Not So Brave Richard Blumenthal, Xavier Alvarez, and More Who Faked Military Service or Honors (PHOTOS)
The Supreme Court votes today on whether to repeal the Stolen Valor Act, which prohibits a person from falsely claiming, orally or in writing, that he or she has received a military award. From Adm. Jeremy Boorda to Bill Hillar, see veterans (and wannabe veterans) who fabricated military careers or accomplishments.
Richard Blumenthal, Xavier Alvarez, and More Who Faked Military Service or Honors (PHOTOS)
The Supreme Court recently voted to overturn the Stolen Valor Act, which prohibits a person from falsely claiming, orally or in writing, that he or she has received a military award. From Adm. Jeremy Boorda to Bill Hillar, see veterans (and wannabe veterans) who fabricated military careers or accomplishments.
Stephan Savoia / AP Photo Richard Blumenthal
Despite having never served in the Vietnam War,
Richard Blumenthal, freshman U.S. senator from Connecticut and former attorney general of the state, has a habit of speaking about the war as though he’d been on the frontlines. At a 2010 ceremony in Connecticut honoring war vets and senior citizens, Blumenthal threw people for a loop when he suddenly spoke of “the days that I served in Vietnam.” He later apologized for his slip of the tongue, but it wasn’t his first. At a 2008 ceremony, he praised the audience for paying tribute to soldiers, noting that Americans hadn’t always done so. “I served during the Vietnam era,” he said. “I remember the taunts, the insults, sometimes even physical abuse.” Really? Public records say Blumenthal obtained at least five military deferments between 1965 and 1970, which allowed him to get an undergraduate degree from Harvard and ultimately led him to serve in the Nixon administration. Defense Department / AP Photo Adm. Jeremy Michael Boorda
In 1996, the nation’s top Navy officer, Adm. Jeremy Michael Boorda, fatally shot himself hours after hearing that Newsweek wanted to interview him about the naval decorations the CNO had received during the Vietnam War. For many years, Boorda had worn a combat decoration, a “V” for valor, on two of his medals. But not long before his death, he had stopped wearing the insignia. A senior navy official had
told Newsweek that Boorda’s own aides had told him he wasn’t eligible to wear the V. Tragically, the interview never took place. Joseph Ellis
Call it veteran envy. Pulitzer prize-winning historian Joseph Ellis became the subject of scandal when, in a 2000 interview with the Boston Globe, he
lied about serving in the Vietnam War in 1965 as a leader and paratrooper in Saigon. He also maintained that he had been active in the civil rights movement, another claim that turned out to be a fabrication. Interestingly, after receiving his doctorate from Yale in 1969, Ellis served not in Vietnam but as a history professor at West Point until 1972. Colorado Springs Police / AP Photo Richard Strandlof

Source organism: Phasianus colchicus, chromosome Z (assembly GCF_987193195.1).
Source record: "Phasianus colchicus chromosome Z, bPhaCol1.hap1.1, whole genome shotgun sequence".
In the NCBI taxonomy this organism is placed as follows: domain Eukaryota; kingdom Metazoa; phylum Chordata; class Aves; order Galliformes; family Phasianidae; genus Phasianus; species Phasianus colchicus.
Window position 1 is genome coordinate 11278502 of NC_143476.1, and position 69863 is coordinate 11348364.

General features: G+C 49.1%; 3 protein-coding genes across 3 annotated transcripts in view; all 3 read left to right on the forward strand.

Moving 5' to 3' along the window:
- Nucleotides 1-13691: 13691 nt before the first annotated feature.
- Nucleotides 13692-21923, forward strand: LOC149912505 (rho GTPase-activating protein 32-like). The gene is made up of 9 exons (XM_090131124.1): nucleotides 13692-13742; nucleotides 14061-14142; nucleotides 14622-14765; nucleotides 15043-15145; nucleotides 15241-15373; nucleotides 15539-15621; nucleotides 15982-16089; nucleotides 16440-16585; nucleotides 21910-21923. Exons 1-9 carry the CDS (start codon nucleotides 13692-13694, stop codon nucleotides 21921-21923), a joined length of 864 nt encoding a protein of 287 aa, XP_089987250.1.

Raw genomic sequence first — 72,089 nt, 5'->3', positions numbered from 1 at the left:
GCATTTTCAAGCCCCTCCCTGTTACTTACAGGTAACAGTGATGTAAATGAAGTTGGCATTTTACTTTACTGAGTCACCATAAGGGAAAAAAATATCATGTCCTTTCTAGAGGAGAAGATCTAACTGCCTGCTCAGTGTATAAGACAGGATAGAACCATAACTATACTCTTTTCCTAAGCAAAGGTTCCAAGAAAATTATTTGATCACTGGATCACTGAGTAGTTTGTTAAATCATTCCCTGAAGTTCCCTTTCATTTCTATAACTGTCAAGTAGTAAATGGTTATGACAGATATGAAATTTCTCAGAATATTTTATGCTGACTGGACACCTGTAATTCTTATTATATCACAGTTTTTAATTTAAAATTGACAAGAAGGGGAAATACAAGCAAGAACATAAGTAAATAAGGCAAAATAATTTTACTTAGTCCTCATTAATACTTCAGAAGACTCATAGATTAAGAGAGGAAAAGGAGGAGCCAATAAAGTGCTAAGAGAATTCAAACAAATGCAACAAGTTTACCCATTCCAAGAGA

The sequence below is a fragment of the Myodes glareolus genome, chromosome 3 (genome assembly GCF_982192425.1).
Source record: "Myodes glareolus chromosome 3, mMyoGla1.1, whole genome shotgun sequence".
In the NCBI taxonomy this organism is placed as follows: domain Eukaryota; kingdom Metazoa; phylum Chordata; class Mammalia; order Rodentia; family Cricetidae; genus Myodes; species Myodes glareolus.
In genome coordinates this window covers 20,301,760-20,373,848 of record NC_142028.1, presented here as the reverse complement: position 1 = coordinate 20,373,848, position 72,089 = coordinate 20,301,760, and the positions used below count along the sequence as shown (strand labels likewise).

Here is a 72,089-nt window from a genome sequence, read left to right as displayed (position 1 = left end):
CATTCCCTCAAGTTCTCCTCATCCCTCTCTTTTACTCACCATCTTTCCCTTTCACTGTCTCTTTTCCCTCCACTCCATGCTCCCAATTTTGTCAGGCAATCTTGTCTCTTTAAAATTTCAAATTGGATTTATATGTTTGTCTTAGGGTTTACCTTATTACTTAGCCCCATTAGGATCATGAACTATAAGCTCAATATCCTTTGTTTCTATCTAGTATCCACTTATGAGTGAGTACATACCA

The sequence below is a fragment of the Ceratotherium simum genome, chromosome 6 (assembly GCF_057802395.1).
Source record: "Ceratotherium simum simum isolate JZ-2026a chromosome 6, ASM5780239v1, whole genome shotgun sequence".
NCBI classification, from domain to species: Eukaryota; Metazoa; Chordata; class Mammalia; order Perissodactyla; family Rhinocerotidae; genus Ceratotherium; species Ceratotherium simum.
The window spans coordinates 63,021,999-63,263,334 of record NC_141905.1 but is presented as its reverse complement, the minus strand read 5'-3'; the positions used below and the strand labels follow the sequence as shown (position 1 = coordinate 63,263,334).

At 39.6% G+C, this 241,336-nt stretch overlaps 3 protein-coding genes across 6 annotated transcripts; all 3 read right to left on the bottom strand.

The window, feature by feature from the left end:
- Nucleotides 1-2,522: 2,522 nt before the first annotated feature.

Rick Duncan was a decorated veteran of the Marine Corps and the recipient of numerous distinctions, including a Purple Heart and a Silver Star. He also was a
fabrication of Richard Strandlof, who used his fake identity to meet politicians, and to found the Colorado Veterans Alliance. Upon being charged under the Stolen Valor Act, Strandlof argued that lying in itself is not illegal—and won. A district court ruled the act under which Strandlof was charged "facially unconstitutional" on the ground that it violates the First Amendment.
Alvarez was elected to a minor public office in California in 2007, having claimed in his campaign that he had won the Medal of Honor. After alleging that he "got wounded many times by the same guy", he was
charged under the Stolen Valor Act. Alvarez, who has never been in the military, took his case to the 9th Circuit Court of Appeals, which, in its decision on United States v. Alvarez, ruled the Stolen Valor Act unconstitutional—and the Supreme Court agreed, tossing the law. In their ruling, the high court wrote that the law violated the First Amendment, although they did note the law has "substantial justification."
Brian Creekmur Bill Hillar
This guy makes Don Draper look like a novice. For more than 10 years,
William G. Hillar successfully portrayed himself as a 28-year veteran of the Army Special Forces, using his purported knowledge of counterterrorism in training sessions for federal agents and police officers. Hillar also claimed to be an expert on human sex trafficking and drug trafficking. Apparently a Liam Neeson fan, he told people that the thriller, Taken, was based on his life and his daughter’s kidnapping. He concocted the fake identity in 1998 and was paid at least $171,415 by the FBI, local police, and universities for giving speeches on his areas of expertise until he was arrested in January, 2011. “It’s very difficult to admit to myself that I’m a fraud,” Hillar said after pleading guilty in a Baltimore court. Hillar had in fact served in the U.S. Coast Guard from 1962 to 1970, and claimed that he visited Arlington Cemetery on Veterans Day and Memorial Day. But the rest was all a fantasy. He was sentenced to 21 months in prison. Bernard Johnston III
Johnston entered the Army Reserve as a sergeant at the Fort Rucker aviation station. The problem? He got the job after claiming a history in the Marine Corps, when the only military training he had was attending the first half of a 12-week candidate course for college students who want to join the Marines. After the Army figured out it had let a man with virtually no training in a leadership position,
Johnston was sentenced to six months in prison.